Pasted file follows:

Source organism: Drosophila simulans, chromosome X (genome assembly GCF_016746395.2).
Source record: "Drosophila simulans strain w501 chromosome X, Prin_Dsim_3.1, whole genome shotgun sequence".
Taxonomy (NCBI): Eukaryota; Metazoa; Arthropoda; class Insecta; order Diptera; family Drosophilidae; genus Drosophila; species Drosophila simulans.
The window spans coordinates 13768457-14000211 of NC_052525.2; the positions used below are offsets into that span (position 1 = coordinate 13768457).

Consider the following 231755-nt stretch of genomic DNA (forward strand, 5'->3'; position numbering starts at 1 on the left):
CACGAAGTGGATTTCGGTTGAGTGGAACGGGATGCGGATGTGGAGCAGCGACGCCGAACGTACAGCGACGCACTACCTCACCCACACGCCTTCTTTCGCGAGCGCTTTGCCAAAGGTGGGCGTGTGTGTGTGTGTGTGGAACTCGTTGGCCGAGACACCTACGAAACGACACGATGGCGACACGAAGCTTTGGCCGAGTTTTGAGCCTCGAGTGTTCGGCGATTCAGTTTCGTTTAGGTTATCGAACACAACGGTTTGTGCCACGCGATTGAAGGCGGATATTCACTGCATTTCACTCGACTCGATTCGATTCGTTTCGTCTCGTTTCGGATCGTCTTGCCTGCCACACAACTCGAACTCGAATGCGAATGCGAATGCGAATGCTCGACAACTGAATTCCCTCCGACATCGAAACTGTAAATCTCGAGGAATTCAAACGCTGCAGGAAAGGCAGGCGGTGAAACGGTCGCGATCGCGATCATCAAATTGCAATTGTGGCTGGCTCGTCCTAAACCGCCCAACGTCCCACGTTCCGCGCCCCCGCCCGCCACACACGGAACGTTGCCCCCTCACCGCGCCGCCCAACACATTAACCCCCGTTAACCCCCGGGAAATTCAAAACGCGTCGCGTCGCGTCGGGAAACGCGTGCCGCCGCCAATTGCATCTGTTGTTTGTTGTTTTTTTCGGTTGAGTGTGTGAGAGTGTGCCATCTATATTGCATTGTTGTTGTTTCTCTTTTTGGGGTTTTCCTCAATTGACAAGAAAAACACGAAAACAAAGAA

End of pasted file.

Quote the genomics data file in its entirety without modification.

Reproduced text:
Source organism: Drosophila simulans, chromosome X (genome assembly GCF_016746395.2).
Source record: "Drosophila simulans strain w501 chromosome X, Prin_Dsim_3.1, whole genome shotgun sequence".
Taxonomy (NCBI): Eukaryota; Metazoa; Arthropoda; class Insecta; order Diptera; family Drosophilidae; genus Drosophila; species Drosophila simulans.
The window spans coordinates 13768457-14000211 of NC_052525.2; the positions used below are offsets into that span (position 1 = coordinate 13768457).

Consider the following 231755-nt stretch of genomic DNA (forward strand, 5'->3'; position numbering starts at 1 on the left):
CACGAAGTGGATTTCGGTTGAGTGGAACGGGATGCGGATGTGGAGCAGCGACGCCGAACGTACAGCGACGCACTACCTCACCCACACGCCTTCTTTCGCGAGCGCTTTGCCAAAGGTGGGCGTGTGTGTGTGTGTGTGGAACTCGTTGGCCGAGACACCTACGAAACGACACGATGGCGACACGAAGCTTTGGCCGAGTTTTGAGCCTCGAGTGTTCGGCGATTCAGTTTCGTTTAGGTTATCGAACACAACGGTTTGTGCCACGCGATTGAAGGCGGATATTCACTGCATTTCACTCGACTCGATTCGATTCGTTTCGTCTCGTTTCGGATCGTCTTGCCTGCCACACAACTCGAACTCGAATGCGAATGCGAATGCGAATGCTCGACAACTGAATTCCCTCCGACATCGAAACTGTAAATCTCGAGGAATTCAAACGCTGCAGGAAAGGCAGGCGGTGAAACGGTCGCGATCGCGATCATCAAATTGCAATTGTGGCTGGCTCGTCCTAAACCGCCCAACGTCCCACGTTCCGCGCCCCCGCCCGCCACACACGGAACGTTGCCCCCTCACCGCGCCGCCCAACACATTAACCCCCGTTAACCCCCGGGAAATTCAAAACGCGTCGCGTCGCGTCGGGAAACGCGTGCCGCCGCCAATTGCATCTGTTGTTTGTTGTTTTTTTCGGTTGAGTGTGTGAGAGTGTGCCATCTATATTGCATTGTTGTTGTTTCTCTTTTTGGGGTTTTCCTCAATTGACAAGAAAAACACGAAAACAAAGAA